Here are some things that seem very likely:

1. The global stock/oil/bond yield plunge is at least partly due to expectations of slower nominal GDP growth. I know of no other economic news could explain a sudden decline of this magnitude. One plausible theory is that investors are losing confidence in the ECB, and/or the slowdown in China.

2. With the S&P now trading around 1800, a recession in the US next year seems very unlikely, albeit slightly more likely than a month ago. More likely the Fed will once again be wrong about its 3% growth forecast for “next year” for the umpteenth consecutive time.

3. Global policymakers like Janet Yellen and Mario Draghi would be able to make far more informed decisions if we knew what was happened to expectations of future aggregate demand. But because they are not willing to spend 2 million dollars setting up a highly liquid NGDP futures market, we do not have that information.

4. Monetary policy in all the major economies has tightened somewhat in the past month. However the degree of tightening may well be less than many people assume. Again, we simply don’t know, but could easily find out if we wanted to. Nobody (including the economics profession) seems to care.

Last year I was sharply criticized by many individuals for my belief that QE had not significantly depressed interest rates. They pointed to evidence that rumors of ending QE had raised bond yields. We now have pretty conclusive evidence that I was right and they were wrong. Here’s one common mistake they made:

a. We did have some pretty clear evidence that at least some of the rate increases were due to rumors of tapering. But only a small portion, not a significant portion. The rate increases occurred gradually throughout the year. Late in the year tapering was unexpectedly delayed, and bond yields fell only modestly. That was the first piece of evidence that I was right. They should have fallen sharply (if my critics were right), as the Fed restored the previous market expectations about tapering. Then German yields fell to levels far below American yields, without QE in Europe. Another piece of evidence my critics were wrong.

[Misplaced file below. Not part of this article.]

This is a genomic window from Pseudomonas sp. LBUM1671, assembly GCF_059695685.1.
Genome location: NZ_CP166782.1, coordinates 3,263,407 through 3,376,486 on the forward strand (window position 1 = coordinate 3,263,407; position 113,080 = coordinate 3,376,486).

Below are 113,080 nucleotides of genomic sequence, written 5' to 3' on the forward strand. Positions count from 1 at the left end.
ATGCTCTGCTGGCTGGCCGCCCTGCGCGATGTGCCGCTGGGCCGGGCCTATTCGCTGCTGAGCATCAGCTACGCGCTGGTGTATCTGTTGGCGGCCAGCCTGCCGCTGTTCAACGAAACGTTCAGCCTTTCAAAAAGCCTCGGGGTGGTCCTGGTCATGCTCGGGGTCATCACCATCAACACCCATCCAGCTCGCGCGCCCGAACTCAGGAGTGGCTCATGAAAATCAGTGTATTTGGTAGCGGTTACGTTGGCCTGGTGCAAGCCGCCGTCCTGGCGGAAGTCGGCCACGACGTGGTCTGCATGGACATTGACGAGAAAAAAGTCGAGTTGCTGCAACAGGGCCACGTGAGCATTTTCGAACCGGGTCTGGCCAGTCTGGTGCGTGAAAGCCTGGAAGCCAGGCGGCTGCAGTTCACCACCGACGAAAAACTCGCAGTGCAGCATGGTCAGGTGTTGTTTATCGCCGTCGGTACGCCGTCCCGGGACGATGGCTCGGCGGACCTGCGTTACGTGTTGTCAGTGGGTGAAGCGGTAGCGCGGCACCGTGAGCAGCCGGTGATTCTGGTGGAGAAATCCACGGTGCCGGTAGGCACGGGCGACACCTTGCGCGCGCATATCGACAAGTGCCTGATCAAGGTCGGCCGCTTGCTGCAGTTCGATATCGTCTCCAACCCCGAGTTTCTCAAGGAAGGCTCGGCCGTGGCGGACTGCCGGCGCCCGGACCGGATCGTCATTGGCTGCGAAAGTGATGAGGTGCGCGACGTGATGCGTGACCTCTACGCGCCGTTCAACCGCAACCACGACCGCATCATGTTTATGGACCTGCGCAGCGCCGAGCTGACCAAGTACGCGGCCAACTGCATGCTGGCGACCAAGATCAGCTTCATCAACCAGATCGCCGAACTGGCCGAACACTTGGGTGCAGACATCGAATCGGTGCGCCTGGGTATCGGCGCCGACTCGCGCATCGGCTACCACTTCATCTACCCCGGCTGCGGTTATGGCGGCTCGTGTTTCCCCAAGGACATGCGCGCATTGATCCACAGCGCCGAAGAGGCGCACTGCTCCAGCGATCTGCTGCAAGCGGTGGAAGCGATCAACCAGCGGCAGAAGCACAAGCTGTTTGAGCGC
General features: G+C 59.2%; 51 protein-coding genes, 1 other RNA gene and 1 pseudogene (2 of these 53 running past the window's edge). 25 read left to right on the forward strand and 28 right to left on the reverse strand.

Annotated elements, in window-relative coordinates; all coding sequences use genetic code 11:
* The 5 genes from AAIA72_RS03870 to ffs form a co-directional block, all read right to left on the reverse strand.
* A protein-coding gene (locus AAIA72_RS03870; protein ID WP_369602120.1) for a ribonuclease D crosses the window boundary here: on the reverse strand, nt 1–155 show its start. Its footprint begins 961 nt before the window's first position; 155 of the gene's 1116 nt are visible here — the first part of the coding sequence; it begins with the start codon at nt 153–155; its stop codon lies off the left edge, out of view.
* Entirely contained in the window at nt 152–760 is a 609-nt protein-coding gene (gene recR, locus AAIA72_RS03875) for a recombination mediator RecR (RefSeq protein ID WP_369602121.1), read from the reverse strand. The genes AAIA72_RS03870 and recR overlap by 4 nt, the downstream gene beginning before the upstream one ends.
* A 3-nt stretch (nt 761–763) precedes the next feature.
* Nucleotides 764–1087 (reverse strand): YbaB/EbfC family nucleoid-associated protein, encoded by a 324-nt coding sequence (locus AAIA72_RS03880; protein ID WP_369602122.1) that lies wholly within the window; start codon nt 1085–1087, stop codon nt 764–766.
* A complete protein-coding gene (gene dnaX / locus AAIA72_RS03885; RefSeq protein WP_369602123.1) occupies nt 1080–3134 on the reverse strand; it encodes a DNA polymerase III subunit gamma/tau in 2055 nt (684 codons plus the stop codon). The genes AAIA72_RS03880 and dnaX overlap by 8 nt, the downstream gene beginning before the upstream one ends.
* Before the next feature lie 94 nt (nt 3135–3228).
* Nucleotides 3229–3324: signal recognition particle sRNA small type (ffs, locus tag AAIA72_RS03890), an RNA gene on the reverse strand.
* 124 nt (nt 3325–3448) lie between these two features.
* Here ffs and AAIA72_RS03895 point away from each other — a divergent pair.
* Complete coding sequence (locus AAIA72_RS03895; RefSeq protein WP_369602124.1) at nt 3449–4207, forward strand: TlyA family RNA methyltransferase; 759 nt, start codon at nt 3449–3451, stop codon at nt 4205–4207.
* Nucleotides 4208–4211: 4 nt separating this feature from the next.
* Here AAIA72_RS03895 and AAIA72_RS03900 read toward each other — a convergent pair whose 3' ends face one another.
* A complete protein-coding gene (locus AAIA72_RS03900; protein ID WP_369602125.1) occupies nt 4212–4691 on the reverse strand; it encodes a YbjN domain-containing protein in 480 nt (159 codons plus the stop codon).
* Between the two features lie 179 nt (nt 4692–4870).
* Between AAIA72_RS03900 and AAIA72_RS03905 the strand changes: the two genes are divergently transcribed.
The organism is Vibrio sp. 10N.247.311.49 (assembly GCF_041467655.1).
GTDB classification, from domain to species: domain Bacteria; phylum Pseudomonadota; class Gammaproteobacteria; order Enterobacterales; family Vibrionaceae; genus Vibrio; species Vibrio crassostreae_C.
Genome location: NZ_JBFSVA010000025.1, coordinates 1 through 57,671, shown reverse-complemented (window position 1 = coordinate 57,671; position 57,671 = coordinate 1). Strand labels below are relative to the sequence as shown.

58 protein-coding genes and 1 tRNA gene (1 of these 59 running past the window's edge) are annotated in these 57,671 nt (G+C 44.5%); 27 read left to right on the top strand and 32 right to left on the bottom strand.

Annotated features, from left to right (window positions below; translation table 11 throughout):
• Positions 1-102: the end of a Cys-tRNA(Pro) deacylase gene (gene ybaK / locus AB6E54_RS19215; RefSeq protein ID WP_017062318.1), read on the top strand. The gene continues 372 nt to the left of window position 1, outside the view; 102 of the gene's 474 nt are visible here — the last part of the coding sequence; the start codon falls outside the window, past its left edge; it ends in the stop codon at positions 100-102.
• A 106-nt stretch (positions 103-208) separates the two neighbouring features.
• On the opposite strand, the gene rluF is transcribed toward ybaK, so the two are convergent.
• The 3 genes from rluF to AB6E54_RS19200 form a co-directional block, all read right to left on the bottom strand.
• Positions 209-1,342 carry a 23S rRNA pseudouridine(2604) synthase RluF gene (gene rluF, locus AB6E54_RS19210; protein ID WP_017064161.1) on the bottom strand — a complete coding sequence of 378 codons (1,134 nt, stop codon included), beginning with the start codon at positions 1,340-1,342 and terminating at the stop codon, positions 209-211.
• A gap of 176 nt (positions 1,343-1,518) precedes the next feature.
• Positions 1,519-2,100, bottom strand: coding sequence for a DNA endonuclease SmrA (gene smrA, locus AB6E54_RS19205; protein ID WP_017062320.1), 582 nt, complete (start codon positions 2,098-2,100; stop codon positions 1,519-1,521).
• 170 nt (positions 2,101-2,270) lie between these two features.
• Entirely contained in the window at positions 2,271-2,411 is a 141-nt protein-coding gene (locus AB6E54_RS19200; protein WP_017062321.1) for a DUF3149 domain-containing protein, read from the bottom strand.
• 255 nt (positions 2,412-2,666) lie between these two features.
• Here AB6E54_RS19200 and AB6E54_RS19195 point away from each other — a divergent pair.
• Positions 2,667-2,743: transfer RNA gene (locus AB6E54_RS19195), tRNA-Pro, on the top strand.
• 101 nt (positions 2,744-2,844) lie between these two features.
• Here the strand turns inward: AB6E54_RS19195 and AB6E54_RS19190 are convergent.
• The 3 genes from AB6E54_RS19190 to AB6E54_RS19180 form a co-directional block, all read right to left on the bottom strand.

b. My critics missed the fact that while tapering rumors were clearly raising bond yields on a few specific days, most of the increase during 2013 was spread gradually throughout the year, and was reflecting much stronger than expected growth in the US (and elsewhere) in the second half of 2013.

c. Who was right? We now have a pretty definitive answer. Bond yields have plunged dramatically lower this year despite no “news” on tapering. Instead it reflects slowing expected global growth, just as market monetarists claimed. Most of the so-called “tapering” increases in bond yields during 2013 have been unwound.

The mistake people made was a common one, and had two parts. They forgot that more than one factor can explain a price change, and that a price change in a given day that is clearly linked to a particular news item does not imply that all the price changes that year are also linked to that news. We now know what we should have know all along, macroeconomic expectations are the dominant factor driving nominal bond yields. And keep in mind that global band markets are closely linked, so real interest rates in the US reflect not just US economic activity, but global growth as well.

The common (right wing) argument that QE was “artificially” holding down interest rates has now been blown out of the water, although anyone who looked at David Beckworth’s posts on this topic would have reached that realization several years ago.

PS. Thirty year TIPS spreads are at 2.03%. That sounds well anchored, but the Fed is actually targeting 2% PCE inflation, which is equivalent to about 2.4% CPI inflation. (The TIPS are based on the CPI, and hence TIPS spreads are usually significantly above 2%.) So long term inflation expectations do seem to be falling, and are now well below the Fed’s target. I think this reflects a modest loss of credibility, due to fear the Fed can’t handle a low rate environment with their interest targeting tools. But in fairness, they still have much more credibility than the ECB, at least for the next few years.

Ten year TIPS spreads are at 1.88%

PPS. People who have been hawkish since 2008, warning that QE would cause high inflation, really need to throw in the towel. Always remember; good economists don’t make forecasts, they infer market forecasts.